Self-driving cars will revolutionize more than just drivingBy Nathan Campbell | 11/29/2017 9:14pm
We romanticize cars. When people think of America, they think of the loud muscle cars and heavy, quasi-military-grade SUVs populating our streets. Cars satisfy a lust for freedom. They become an extension of ourselves. We name them, care for them and show them off.
But when you wipe away the fantasies and nostalgia, I find that there is one common refrain that most of us sing: Driving is a chore. We curse traffic, complain about commutes, get into fistfights over parking spots and constantly ask for gas money. In addition, the maintenance on cars can add up over time: fuel costs, oil changes, tire rotations, new brake pads, body repairs and much more
Owning and driving a car is as much a hassle as it is a reward.
The adoption of autonomous vehicles may be the vanguard in the death of car ownership, freeing us from the hassles that come with mobility today. A recent report released by the Rocky Mountain Institute found that private car ownership may peak within the decade, replaced with cheaper alternatives such as networks of shared autonomous vehicles. Why endure the hassle of owning and maintaining a car when it is easier and cheaper to just buy a ride?
So what is the alternative? One possibility is a vast network of autonomous vehicles linked together in constant communication. You pull up an app and request a ride. A signal is sent to the nearest self-driving vehicle, which begins driving to your location. The vehicle then drops you off at your destination, and drives away to pick up another passenger. These vehicles will be in constant motion, dropping off and picking up passengers or charging and parking in a designated location.
What about mass transit? The same could be done with self-driving buses or passenger vans: constant communication on routes and passenger capacity. No need for rest, minus recharging (which current buses already have to do).
Moreover, autonomous vehicles have the potential to drastically ease traffic congestion. The traffic congestion we know and love is simply the result of driver miscommunication. It is impossible for us as drivers to know how exactly the driver in front of us will speed up or slow down, when they will change lanes or when they will turn. Moreover, drivers routinely sit in the passing lane even when not overtaking other cars, forcing traffic to match their slower speed.
With autonomous vehicles, the “drivers” (the software within the cars) will be able to communicate information in real-time: speed, turns, lane changes, etc. Collisions would decrease dramatically, as would traffic congestion. Public bus routes would become more accurate and quicker, as bus drivers would not have to deal with erratic drivers or traffic jams.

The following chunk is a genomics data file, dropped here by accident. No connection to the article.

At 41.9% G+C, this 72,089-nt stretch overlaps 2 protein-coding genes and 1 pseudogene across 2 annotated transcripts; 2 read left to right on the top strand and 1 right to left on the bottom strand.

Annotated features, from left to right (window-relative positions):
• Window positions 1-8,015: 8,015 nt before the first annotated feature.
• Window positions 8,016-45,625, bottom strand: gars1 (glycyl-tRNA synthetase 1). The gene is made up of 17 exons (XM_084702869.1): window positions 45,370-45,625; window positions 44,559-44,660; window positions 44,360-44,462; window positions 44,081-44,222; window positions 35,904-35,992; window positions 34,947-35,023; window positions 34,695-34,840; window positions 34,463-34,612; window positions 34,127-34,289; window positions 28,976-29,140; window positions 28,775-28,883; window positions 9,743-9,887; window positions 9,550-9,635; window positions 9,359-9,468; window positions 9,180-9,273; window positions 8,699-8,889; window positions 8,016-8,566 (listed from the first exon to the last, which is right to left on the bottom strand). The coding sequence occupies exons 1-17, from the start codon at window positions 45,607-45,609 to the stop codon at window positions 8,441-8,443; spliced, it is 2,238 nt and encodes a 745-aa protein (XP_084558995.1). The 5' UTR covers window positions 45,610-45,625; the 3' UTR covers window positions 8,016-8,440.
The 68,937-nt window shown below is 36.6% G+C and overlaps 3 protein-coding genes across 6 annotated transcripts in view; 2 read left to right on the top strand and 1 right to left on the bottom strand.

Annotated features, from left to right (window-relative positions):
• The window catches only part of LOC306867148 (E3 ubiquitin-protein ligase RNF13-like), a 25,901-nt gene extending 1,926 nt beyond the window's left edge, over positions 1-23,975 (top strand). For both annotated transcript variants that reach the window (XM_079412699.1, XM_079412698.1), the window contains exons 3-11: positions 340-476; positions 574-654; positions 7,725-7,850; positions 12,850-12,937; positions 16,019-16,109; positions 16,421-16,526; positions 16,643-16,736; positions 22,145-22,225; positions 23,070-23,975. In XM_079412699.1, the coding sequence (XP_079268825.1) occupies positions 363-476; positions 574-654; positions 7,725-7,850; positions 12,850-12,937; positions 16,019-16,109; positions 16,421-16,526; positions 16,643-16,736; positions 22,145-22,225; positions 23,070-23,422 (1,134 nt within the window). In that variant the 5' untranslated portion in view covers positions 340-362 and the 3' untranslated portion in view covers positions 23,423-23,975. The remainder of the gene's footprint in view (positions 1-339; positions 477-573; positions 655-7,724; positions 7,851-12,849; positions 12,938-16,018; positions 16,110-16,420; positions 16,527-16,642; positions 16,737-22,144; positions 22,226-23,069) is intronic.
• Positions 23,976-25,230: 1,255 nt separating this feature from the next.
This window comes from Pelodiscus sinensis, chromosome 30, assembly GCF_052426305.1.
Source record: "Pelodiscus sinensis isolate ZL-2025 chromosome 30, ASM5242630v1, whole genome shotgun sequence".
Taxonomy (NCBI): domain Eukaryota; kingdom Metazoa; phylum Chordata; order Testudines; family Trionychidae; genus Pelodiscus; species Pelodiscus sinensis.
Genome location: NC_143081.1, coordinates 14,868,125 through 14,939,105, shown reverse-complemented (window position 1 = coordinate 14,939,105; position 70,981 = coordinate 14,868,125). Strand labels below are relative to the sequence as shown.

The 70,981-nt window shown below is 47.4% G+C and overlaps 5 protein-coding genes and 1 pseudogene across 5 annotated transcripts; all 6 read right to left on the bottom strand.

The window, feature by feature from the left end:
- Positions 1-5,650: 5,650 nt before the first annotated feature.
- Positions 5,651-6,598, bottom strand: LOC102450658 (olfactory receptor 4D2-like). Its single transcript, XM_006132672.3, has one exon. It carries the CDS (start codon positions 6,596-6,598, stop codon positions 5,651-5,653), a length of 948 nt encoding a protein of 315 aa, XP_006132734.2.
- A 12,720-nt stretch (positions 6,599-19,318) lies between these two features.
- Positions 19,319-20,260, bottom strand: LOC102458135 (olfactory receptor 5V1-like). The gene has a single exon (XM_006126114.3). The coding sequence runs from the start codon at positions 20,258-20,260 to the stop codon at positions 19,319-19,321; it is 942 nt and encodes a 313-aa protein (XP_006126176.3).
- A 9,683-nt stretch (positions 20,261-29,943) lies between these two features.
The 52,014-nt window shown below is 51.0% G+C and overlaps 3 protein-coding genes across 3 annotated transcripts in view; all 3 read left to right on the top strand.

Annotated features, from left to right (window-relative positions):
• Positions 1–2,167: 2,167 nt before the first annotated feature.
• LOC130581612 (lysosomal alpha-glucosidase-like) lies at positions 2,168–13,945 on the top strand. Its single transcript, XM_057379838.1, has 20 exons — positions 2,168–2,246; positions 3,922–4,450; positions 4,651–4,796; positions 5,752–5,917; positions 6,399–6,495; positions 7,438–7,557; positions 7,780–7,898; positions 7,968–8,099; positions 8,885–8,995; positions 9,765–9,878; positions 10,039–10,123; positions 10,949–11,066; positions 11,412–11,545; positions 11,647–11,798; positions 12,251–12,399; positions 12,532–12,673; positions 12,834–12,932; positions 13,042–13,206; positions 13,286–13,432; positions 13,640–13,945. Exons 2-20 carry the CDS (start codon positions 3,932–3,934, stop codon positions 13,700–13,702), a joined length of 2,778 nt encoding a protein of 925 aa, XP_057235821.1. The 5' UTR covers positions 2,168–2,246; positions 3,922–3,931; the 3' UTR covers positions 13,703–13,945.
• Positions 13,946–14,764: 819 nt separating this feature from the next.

But my favorite aspect of this possible reality is the potential to cut down on parking in cities and towns. As much as we love driving, our cars spend most of the their time sitting in an asphalt parking lot. Because of this, upwards of 20 to 30 percent of urban areas are designated for parking.
Acres of valuable land that could be used for housing, business growth or public parks are paved so that a two-ton vehicle can sit there for a few hours. In addition, most of these spots sit empty, as zoning codes require a certain number of parking spots based on land use. It baffles me that some cities have housing shortages, while our vehicles have a surplus of “housing accommodations.”
With autonomous vehicles being rarely parked and in constant motion, we could free up an enormous amount of space. Fewer and fewer parking lots – as well as narrower roads – could revolutionize that amount of space cities have to work with. More pedestrian space. More apartment space. More outdoor seating for restaurants. More public parks.
Everything I have outlined thus far is still a utopian fantasy. There are many factors that still block such a wide-scale transformation. These autonomous vehicles, which have made enormous leaps in the past decade, still have difficulty reacting to humans in urban spaces.
Moreover, such a transition to autonomous vehicles will be messy, as the first of these vehicles will have to deal with irrational and erratic human drivers. Lastly, there are other human factors involved. It may prove difficult to convince people to give up car ownership, let alone cede their sense of control to a software code.
Autonomous cars possess a transformative potential that could alter our daily lives in the coming decades, entailing transformations few of us have thought about. As such, there are risks and cautions to take with autonomous vehicles. But, are these risks any more severe than a two-ton vehicle barreling down the road with an 18-year-old texting behind the wheel?
Nathan Campbell is a senior majoring in environmental engineering. His column runs biweekly.